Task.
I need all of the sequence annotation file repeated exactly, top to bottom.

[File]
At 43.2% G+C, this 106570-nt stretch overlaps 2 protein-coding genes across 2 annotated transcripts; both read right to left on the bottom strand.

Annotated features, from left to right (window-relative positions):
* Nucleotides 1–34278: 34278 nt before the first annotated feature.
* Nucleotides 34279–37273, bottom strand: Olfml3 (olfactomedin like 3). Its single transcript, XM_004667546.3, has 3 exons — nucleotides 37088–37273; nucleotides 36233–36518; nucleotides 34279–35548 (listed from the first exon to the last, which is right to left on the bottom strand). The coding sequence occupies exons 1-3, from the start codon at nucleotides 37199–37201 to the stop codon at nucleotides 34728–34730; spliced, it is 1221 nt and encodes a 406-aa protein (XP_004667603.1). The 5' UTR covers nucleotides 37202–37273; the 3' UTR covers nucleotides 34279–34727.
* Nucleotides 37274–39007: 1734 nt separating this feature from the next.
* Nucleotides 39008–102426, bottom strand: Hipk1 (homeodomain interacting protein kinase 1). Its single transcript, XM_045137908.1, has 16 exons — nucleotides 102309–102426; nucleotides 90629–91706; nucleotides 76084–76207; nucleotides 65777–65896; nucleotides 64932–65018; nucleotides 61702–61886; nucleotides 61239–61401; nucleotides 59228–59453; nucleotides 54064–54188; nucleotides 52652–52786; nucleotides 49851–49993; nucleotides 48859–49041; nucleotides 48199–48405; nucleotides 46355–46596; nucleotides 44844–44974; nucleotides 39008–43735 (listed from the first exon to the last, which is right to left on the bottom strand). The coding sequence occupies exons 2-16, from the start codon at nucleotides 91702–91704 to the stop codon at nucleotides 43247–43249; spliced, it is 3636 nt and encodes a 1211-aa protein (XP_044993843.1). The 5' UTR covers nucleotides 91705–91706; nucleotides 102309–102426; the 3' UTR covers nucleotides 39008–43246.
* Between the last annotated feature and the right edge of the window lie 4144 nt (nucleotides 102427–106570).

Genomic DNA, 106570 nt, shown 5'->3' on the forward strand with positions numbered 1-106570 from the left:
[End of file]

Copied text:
At 43.2% G+C, this 106570-nt stretch overlaps 2 protein-coding genes across 2 annotated transcripts; both read right to left on the bottom strand.

Annotated features, from left to right (window-relative positions):
* Nucleotides 1–34278: 34278 nt before the first annotated feature.
* Nucleotides 34279–37273, bottom strand: Olfml3 (olfactomedin like 3). Its single transcript, XM_004667546.3, has 3 exons — nucleotides 37088–37273; nucleotides 36233–36518; nucleotides 34279–35548 (listed from the first exon to the last, which is right to left on the bottom strand). The coding sequence occupies exons 1-3, from the start codon at nucleotides 37199–37201 to the stop codon at nucleotides 34728–34730; spliced, it is 1221 nt and encodes a 406-aa protein (XP_004667603.1). The 5' UTR covers nucleotides 37202–37273; the 3' UTR covers nucleotides 34279–34727.
* Nucleotides 37274–39007: 1734 nt separating this feature from the next.
* Nucleotides 39008–102426, bottom strand: Hipk1 (homeodomain interacting protein kinase 1). Its single transcript, XM_045137908.1, has 16 exons — nucleotides 102309–102426; nucleotides 90629–91706; nucleotides 76084–76207; nucleotides 65777–65896; nucleotides 64932–65018; nucleotides 61702–61886; nucleotides 61239–61401; nucleotides 59228–59453; nucleotides 54064–54188; nucleotides 52652–52786; nucleotides 49851–49993; nucleotides 48859–49041; nucleotides 48199–48405; nucleotides 46355–46596; nucleotides 44844–44974; nucleotides 39008–43735 (listed from the first exon to the last, which is right to left on the bottom strand). The coding sequence occupies exons 2-16, from the start codon at nucleotides 91702–91704 to the stop codon at nucleotides 43247–43249; spliced, it is 3636 nt and encodes a 1211-aa protein (XP_044993843.1). The 5' UTR covers nucleotides 91705–91706; nucleotides 102309–102426; the 3' UTR covers nucleotides 39008–43246.
* Between the last annotated feature and the right edge of the window lie 4144 nt (nucleotides 102427–106570).

Genomic DNA, 106570 nt, shown 5'->3' on the forward strand with positions numbered 1-106570 from the left: